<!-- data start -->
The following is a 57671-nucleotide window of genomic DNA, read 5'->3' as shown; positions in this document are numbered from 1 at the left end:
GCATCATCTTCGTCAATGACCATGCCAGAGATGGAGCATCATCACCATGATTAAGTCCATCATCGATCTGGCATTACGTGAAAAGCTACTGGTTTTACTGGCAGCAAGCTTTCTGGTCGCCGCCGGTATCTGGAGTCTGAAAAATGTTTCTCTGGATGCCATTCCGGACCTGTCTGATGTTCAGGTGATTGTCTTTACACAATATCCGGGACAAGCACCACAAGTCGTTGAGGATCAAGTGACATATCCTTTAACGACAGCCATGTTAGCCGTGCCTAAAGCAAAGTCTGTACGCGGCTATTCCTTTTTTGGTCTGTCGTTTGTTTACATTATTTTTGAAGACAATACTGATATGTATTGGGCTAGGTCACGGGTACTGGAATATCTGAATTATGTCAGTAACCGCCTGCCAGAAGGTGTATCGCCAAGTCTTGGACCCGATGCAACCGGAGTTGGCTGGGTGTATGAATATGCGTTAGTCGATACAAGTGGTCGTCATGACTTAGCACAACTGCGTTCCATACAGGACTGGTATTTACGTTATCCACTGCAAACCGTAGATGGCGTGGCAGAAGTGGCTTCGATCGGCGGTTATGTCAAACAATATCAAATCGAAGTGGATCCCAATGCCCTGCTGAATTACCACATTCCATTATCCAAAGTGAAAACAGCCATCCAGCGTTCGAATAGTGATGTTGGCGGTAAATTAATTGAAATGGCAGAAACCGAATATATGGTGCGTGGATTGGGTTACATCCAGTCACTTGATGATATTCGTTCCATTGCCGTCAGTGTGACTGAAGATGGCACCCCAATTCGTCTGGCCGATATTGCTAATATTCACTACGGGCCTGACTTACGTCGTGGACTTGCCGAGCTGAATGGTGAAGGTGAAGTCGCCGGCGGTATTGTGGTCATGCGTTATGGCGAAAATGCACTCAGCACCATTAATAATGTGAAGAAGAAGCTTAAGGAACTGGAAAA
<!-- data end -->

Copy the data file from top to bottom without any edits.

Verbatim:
The following is a 57671-nucleotide window of genomic DNA, read 5'->3' as shown; positions in this document are numbered from 1 at the left end:
GCATCATCTTCGTCAATGACCATGCCAGAGATGGAGCATCATCACCATGATTAAGTCCATCATCGATCTGGCATTACGTGAAAAGCTACTGGTTTTACTGGCAGCAAGCTTTCTGGTCGCCGCCGGTATCTGGAGTCTGAAAAATGTTTCTCTGGATGCCATTCCGGACCTGTCTGATGTTCAGGTGATTGTCTTTACACAATATCCGGGACAAGCACCACAAGTCGTTGAGGATCAAGTGACATATCCTTTAACGACAGCCATGTTAGCCGTGCCTAAAGCAAAGTCTGTACGCGGCTATTCCTTTTTTGGTCTGTCGTTTGTTTACATTATTTTTGAAGACAATACTGATATGTATTGGGCTAGGTCACGGGTACTGGAATATCTGAATTATGTCAGTAACCGCCTGCCAGAAGGTGTATCGCCAAGTCTTGGACCCGATGCAACCGGAGTTGGCTGGGTGTATGAATATGCGTTAGTCGATACAAGTGGTCGTCATGACTTAGCACAACTGCGTTCCATACAGGACTGGTATTTACGTTATCCACTGCAAACCGTAGATGGCGTGGCAGAAGTGGCTTCGATCGGCGGTTATGTCAAACAATATCAAATCGAAGTGGATCCCAATGCCCTGCTGAATTACCACATTCCATTATCCAAAGTGAAAACAGCCATCCAGCGTTCGAATAGTGATGTTGGCGGTAAATTAATTGAAATGGCAGAAACCGAATATATGGTGCGTGGATTGGGTTACATCCAGTCACTTGATGATATTCGTTCCATTGCCGTCAGTGTGACTGAAGATGGCACCCCAATTCGTCTGGCCGATATTGCTAATATTCACTACGGGCCTGACTTACGTCGTGGACTTGCCGAGCTGAATGGTGAAGGTGAAGTCGCCGGCGGTATTGTGGTCATGCGTTATGGCGAAAATGCACTCAGCACCATTAATAATGTGAAGAAGAAGCTTAAGGAACTGGAAAA